Vitamin D is for Diabetes…and Heart Disease…and Dementia

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Vitamin D and Diabetes - Diabetic Herbivore blogDid you know almost every cell of our body has a Vitamin D receptor? This vitamin plays a role in the functioning of just about every system. Several studies have been published in the last few years exploring the links between Vitamin D and diabetes, heart disease, and dementia, all of which are sometimes related to each other, as well.

What is Vitamin D?

Vitamin D and Diabetes - Diabetic Herbivore blogVitamin D acts as a hormone and is used by almost every type of cell in your body. It plays a part in the regulation of over 200 genes. Consequently, it has a role in a wide range of bodily processes. For instance, it keeps abnormal cells from multiplying and causing breast and colon cancers, it regulates kidney blood pressure, and it helps regulate blood sugar levels in the pancreas.

Vitamin D and Diabetes - Diabetic Herbivore blogVitamin D is produced by your body when you’re exposed to direct sunlight or a high-quality tanning bed.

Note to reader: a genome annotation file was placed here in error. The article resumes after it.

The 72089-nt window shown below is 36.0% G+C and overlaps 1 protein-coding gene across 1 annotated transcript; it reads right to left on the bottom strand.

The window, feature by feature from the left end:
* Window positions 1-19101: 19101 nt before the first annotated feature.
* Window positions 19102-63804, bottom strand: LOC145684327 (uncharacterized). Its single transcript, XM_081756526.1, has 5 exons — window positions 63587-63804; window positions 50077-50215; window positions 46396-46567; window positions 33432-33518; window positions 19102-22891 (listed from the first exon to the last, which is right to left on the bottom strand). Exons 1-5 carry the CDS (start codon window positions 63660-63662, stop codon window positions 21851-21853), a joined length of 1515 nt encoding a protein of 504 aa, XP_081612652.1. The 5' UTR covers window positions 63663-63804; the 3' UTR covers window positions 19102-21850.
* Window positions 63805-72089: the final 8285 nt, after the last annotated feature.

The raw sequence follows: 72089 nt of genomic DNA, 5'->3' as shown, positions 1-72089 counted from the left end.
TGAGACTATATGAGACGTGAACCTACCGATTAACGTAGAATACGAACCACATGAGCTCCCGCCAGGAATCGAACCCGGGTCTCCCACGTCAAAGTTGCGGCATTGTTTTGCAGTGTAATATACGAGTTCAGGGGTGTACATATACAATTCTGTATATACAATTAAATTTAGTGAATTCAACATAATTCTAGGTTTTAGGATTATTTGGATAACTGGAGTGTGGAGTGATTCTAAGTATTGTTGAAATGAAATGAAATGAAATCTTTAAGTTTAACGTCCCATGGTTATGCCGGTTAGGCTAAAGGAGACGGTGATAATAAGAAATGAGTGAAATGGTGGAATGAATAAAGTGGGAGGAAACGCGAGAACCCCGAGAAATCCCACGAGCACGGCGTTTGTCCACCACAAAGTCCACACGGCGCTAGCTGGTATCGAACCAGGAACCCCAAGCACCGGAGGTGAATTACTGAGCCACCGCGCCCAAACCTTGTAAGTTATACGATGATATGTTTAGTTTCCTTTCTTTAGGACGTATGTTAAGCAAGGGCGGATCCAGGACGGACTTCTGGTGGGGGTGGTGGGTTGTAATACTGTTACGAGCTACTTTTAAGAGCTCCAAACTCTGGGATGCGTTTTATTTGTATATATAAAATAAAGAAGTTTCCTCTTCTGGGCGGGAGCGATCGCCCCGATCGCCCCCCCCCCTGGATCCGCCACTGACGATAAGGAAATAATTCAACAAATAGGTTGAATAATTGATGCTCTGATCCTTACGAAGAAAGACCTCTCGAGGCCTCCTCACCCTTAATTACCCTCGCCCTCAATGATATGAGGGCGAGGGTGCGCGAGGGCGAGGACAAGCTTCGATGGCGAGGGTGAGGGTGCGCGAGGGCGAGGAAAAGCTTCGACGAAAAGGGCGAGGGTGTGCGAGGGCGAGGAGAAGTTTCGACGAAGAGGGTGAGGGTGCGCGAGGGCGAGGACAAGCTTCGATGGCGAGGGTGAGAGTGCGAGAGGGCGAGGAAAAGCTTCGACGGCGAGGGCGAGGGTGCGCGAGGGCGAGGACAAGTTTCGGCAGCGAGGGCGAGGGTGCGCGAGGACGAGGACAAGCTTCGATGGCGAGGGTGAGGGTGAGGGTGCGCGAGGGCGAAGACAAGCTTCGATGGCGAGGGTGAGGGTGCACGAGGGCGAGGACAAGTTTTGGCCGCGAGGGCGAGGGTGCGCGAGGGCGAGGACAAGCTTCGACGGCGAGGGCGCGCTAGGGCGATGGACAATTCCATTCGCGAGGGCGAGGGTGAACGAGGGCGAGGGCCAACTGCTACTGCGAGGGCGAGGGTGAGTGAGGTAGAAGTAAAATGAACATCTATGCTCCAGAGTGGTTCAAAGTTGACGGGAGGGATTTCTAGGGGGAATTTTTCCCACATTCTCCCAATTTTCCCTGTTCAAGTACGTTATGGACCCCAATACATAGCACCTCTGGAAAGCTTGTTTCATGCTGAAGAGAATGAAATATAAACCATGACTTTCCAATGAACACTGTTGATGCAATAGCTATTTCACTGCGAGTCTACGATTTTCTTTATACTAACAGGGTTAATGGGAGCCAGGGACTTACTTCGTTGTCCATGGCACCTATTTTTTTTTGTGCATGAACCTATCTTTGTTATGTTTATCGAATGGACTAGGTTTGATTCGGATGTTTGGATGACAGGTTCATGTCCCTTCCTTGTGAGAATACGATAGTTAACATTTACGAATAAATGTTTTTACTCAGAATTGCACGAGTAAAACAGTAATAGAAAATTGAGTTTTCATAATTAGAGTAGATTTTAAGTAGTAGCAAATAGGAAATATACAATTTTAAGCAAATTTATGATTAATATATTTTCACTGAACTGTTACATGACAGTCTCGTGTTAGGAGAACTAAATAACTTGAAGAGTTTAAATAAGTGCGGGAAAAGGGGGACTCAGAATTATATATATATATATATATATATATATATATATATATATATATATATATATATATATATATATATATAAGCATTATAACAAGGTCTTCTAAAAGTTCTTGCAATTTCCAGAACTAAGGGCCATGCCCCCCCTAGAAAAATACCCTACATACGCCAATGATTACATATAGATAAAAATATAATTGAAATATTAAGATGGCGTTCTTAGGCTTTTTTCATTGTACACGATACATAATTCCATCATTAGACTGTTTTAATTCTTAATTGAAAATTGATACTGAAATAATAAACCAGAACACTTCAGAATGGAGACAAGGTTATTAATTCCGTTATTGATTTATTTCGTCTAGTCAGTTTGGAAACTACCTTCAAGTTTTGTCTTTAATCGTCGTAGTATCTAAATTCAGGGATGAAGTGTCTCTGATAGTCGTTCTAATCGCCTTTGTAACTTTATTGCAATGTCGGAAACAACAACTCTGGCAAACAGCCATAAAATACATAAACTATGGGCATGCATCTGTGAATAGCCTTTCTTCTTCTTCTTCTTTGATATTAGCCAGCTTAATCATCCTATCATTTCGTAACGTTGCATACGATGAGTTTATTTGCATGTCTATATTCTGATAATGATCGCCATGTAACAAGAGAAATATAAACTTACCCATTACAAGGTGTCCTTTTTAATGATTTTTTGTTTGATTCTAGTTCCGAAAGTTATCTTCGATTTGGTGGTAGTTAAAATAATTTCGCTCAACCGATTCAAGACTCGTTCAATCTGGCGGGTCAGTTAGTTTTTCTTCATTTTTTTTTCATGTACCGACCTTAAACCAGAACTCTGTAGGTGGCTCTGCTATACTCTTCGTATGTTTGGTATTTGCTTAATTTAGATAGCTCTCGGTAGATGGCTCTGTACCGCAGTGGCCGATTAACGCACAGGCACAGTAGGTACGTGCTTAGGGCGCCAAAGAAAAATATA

Many people don’t get enough sunshine in their daily lives. Others have more difficulty synthesizing Vitamin D from sunshine, such as those with dark skin complexions, those who are overweight, older, live farther from the equator, and those who stay covered up in the sun.

If you fall into any of these categories, chances are you will need to supplement your vitamin D levels through diet and pills. Many others will, as well. One estimate I read said that anywhere from 40 to 75% of people may have a Vitamin D deficiency!

How Does Vitamin D Affect Diabetes?

Vitamin D and Diabetes - Diabetic Herbivore blogSome researchers have discovered that people with the lowest Vitamin D levels have the highest risk of developing type 2 diabetes at some point.

In fact, some studies have found low levels of vitamin D seem to be a better predictor for the development of diabetes than weight. This means that people with low Vitamin D are more likely to become diabetic, no matter how much they weigh.

It’s also been found that Vitamin D levels are often quite low in the newly diagnosed.

A vitamin D deficiency actually contributes to higher levels of insulin resistance, and research has shown that increasing Vitamin D levels can increase the body’s sensitivity to insulin (resistance goes down).

One group of researchers found that people with type 1 diabetes who sufficiently supplement their Vitamin D levels experienced better blood glucose levels, needed less insulin, and experienced fewer hypoglycemic episodes.

On top of this, Vitamin D helps to regulate calcium, which in turn is vital for pancreatic beta cell function and helps control the production and release of insulin.